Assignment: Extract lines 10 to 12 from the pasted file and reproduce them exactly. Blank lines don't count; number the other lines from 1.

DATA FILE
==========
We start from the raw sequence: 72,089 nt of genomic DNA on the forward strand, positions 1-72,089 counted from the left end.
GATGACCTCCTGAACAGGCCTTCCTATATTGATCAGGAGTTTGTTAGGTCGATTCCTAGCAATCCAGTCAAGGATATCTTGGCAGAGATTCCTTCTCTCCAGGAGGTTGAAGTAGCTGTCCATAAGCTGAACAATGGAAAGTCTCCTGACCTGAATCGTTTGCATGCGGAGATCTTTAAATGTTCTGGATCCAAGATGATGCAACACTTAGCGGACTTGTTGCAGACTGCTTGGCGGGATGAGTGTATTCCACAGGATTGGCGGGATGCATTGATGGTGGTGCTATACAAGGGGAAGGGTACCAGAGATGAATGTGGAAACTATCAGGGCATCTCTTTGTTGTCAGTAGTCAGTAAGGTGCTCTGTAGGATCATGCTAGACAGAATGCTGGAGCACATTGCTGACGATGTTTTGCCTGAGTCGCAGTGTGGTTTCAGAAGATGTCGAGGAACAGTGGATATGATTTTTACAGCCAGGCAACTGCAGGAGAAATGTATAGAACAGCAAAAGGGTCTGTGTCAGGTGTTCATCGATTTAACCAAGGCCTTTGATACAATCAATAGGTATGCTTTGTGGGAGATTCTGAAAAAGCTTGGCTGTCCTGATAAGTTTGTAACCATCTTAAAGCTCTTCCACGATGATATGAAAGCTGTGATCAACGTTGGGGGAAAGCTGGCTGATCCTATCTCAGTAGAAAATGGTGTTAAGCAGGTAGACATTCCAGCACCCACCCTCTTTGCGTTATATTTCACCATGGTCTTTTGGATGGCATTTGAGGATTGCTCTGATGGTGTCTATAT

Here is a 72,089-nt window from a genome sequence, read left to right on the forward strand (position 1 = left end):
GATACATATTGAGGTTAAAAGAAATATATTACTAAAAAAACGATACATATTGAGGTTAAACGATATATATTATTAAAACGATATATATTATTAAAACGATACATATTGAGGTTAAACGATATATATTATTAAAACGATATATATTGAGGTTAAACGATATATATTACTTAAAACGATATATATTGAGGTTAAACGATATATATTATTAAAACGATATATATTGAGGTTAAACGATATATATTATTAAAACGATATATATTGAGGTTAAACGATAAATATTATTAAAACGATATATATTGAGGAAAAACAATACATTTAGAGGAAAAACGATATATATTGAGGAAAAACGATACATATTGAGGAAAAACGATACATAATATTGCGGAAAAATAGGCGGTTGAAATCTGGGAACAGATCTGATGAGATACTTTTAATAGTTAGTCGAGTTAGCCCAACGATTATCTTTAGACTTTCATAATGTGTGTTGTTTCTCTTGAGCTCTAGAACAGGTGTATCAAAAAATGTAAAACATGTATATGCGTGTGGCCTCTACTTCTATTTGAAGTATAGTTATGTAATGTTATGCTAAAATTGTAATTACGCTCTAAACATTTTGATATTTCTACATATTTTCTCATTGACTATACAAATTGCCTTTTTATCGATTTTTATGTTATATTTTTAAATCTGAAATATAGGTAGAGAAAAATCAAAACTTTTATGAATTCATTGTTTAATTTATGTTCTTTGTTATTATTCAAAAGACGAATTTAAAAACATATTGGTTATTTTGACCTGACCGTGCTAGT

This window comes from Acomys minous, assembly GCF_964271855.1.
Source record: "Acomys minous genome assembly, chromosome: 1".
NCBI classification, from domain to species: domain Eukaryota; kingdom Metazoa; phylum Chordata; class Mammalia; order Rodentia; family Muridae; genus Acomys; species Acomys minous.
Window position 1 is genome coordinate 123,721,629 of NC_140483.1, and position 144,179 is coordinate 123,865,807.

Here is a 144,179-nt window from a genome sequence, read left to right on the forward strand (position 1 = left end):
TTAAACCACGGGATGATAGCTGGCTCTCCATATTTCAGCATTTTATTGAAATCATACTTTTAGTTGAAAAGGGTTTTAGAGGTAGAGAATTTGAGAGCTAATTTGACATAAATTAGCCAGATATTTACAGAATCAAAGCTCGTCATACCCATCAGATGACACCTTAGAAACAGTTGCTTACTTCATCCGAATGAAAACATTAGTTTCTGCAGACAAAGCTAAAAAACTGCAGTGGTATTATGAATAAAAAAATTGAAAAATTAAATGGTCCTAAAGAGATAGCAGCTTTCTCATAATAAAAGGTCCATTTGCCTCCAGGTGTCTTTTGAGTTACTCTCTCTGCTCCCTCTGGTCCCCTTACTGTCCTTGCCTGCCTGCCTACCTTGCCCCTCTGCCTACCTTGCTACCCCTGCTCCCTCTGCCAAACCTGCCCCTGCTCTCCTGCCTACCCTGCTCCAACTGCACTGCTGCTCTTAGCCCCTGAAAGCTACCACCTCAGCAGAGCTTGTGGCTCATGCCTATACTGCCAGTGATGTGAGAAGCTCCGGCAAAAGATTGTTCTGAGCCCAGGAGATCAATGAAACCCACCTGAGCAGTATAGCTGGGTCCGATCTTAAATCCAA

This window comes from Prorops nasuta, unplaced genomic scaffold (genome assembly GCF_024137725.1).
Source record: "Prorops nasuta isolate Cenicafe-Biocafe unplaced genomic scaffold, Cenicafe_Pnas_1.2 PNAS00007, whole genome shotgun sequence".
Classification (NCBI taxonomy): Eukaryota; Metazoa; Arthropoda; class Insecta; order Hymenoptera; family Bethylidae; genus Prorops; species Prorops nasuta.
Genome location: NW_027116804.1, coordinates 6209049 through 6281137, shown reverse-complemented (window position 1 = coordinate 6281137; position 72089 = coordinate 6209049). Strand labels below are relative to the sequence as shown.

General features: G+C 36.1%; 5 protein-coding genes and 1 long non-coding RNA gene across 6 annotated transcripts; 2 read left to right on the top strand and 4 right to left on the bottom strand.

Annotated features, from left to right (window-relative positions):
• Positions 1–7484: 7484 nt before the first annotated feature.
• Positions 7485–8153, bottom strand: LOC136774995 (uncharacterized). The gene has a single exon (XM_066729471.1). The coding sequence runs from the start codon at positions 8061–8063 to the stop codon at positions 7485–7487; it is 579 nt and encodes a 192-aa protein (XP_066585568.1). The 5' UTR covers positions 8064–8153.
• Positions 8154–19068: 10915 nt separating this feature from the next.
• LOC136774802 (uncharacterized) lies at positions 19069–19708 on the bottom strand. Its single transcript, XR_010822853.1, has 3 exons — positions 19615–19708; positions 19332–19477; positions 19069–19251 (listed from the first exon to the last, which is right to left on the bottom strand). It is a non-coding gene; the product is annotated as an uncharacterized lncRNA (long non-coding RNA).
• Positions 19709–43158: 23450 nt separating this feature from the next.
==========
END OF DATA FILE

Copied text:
TTAAACCACGGGATGATAGCTGGCTCTCCATATTTCAGCATTTTATTGAAATCATACTTTTAGTTGAAAAGGGTTTTAGAGGTAGAGAATTTGAGAGCTAATTTGACATAAATTAGCCAGATATTTACAGAATCAAAGCTCGTCATACCCATCAGATGACACCTTAGAAACAGTTGCTTACTTCATCCGAATGAAAACATTAGTTTCTGCAGACAAAGCTAAAAAACTGCAGTGGTATTATGAATAAAAAAATTGAAAAATTAAATGGTCCTAAAGAGATAGCAGCTTTCTCATAATAAAAGGTCCATTTGCCTCCAGGTGTCTTTTGAGTTACTCTCTCTGCTCCCTCTGGTCCCCTTACTGTCCTTGCCTGCCTGCCTACCTTGCCCCTCTGCCTACCTTGCTACCCCTGCTCCCTCTGCCAAACCTGCCCCTGCTCTCCTGCCTACCCTGCTCCAACTGCACTGCTGCTCTTAGCCCCTGAAAGCTACCACCTCAGCAGAGCTTGTGGCTCATGCCTATACTGCCAGTGATGTGAGAAGCTCCGGCAAAAGATTGTTCTGAGCCCAGGAGATCAATGAAACCCACCTGAGCAGTATAGCTGGGTCCGATCTTAAATCCAA

This window comes from Prorops nasuta, unplaced genomic scaffold (genome assembly GCF_024137725.1).
Source record: "Prorops nasuta isolate Cenicafe-Biocafe unplaced genomic scaffold, Cenicafe_Pnas_1.2 PNAS00007, whole genome shotgun sequence".